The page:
With 2007's "The Surreal Adventures of Edgar Allan Poo," Dwight MacPherson saw his and Thomas Boatwright's popular webcomic collected by Shadowline and Image Comics and published to great critical and popular acclaim, with several award nominations including the Harveys and Britain's Eagle. This bodes well for the continuing adventures of Poo, and with the release of "The Surreal Adventures of Edgar Allan Poo: Book 2" this August, MacPherson brings his diminutive hero to new territory with a new artist, Avery Butterworth. Dwight MacPherson and Butterworth sat down with CBR News to talk about the past, present and possible future of the embodiment of an unquiet mind.
The story of Edgar Allan Poo is rooted in historical fact in that it begins with the death of Edgar Allan Poe's wife, Virginia, in 1847. From there, however, the concept ventures into the fantastic. "Poe is haunted by his wife who blames him for her death," said MacPherson, "so he prays that he will never dream again. God answers by separating his imagination from him--in the form of Edgar Allan Poo."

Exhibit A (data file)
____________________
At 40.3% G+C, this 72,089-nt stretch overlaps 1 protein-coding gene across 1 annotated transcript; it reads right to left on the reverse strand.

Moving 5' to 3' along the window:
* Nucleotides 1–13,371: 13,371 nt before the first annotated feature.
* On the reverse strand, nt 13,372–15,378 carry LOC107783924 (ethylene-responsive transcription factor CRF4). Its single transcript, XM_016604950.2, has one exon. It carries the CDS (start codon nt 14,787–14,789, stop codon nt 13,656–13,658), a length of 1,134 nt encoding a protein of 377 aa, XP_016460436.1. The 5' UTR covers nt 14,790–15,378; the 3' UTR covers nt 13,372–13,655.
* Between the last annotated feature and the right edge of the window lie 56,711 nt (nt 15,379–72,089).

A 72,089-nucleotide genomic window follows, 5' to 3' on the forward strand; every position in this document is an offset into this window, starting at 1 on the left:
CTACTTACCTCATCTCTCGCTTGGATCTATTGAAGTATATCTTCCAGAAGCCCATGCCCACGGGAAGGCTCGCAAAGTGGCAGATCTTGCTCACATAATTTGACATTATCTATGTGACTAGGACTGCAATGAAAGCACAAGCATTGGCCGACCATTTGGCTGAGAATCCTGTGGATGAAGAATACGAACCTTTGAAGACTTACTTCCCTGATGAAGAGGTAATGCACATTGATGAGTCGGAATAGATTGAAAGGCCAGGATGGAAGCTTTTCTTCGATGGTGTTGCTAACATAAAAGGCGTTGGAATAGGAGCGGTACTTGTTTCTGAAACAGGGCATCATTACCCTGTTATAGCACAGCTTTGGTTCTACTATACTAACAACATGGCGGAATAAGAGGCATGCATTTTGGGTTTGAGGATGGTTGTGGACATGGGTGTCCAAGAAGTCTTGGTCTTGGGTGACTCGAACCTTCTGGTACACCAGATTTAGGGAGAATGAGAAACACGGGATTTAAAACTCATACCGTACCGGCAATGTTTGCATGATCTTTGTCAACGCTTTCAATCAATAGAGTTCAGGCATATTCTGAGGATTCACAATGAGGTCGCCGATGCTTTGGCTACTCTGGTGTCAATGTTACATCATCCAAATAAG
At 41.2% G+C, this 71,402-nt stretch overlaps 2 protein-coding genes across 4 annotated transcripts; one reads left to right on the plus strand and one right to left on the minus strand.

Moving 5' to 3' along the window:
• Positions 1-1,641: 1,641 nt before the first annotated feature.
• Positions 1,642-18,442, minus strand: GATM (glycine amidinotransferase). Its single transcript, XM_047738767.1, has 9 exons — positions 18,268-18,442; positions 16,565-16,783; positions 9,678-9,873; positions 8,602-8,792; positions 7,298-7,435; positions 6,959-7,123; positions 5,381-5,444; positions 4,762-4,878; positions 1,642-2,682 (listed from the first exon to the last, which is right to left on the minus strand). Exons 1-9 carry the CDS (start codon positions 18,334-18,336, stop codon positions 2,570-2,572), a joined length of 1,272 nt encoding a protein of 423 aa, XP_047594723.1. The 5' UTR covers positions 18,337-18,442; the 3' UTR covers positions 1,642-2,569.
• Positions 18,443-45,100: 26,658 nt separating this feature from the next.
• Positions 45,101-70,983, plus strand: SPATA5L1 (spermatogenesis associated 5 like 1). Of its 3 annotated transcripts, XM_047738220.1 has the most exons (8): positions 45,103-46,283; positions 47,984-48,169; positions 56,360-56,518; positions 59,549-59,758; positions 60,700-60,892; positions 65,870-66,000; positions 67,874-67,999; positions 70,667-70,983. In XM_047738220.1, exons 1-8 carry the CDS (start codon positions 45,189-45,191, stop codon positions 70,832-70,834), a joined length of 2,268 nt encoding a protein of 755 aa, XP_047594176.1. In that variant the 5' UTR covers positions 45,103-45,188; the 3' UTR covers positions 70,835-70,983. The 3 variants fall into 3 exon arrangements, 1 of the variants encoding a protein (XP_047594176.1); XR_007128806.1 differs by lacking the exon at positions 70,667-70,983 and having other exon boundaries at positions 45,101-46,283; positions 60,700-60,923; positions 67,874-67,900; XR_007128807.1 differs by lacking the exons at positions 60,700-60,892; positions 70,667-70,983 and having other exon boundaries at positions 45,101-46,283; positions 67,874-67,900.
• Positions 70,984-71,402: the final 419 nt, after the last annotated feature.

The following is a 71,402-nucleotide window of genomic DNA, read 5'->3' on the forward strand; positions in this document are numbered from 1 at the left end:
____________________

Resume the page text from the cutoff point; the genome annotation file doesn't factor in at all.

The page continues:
"Separated from his 'father,'" MacPherson continued, "Poo sets out on a quest through the brilliant poet's dreamscape to be reunited with [Poe.] Of course, given the fact that Poe was fascinated with mythology, this dangerous dream world--called Terra Somnium--is filled with every form of mythological god and creature. Some wish to destroy him, others to help him."
The first volume chronicles the separation of Poe and Poo and the first leg of Poo's journey through the dangerous dream world of Terra Somnium. "With the assistance of his guide, Irving Rat and new friend Terence Crab, Poo battles gods and nightmare creatures on his way to the legendary temple of the Maghi: the only place where he can return to the waking world, and thus reunite with his father," the writer explained.
MacPherson describes Poo's companion, Irving, as an amalgam of the American author Washington Irving, Virgil from "The Divine Comedy," and E.B. White's classic characters Templeton (from "Charlotte's Web") and Stuart Little. Said MacPherson, "Brave and resourceful, Irving will sacrifice is life--if need be--to see Poo safely delivered to the Maghi."
While Poo's driving ambition is to be reunited with his Poe, readers will find it's not such a simple goal to accomplish. "The evil ruler of the land of Terra Somnium still retains the ghost of Virginia--Poo's 'mother'--in his impenetrable castle," the writer said. "In book two, Poo realizes that he must free his mother before he can return from the land of dreams -- a seemingly impossible task."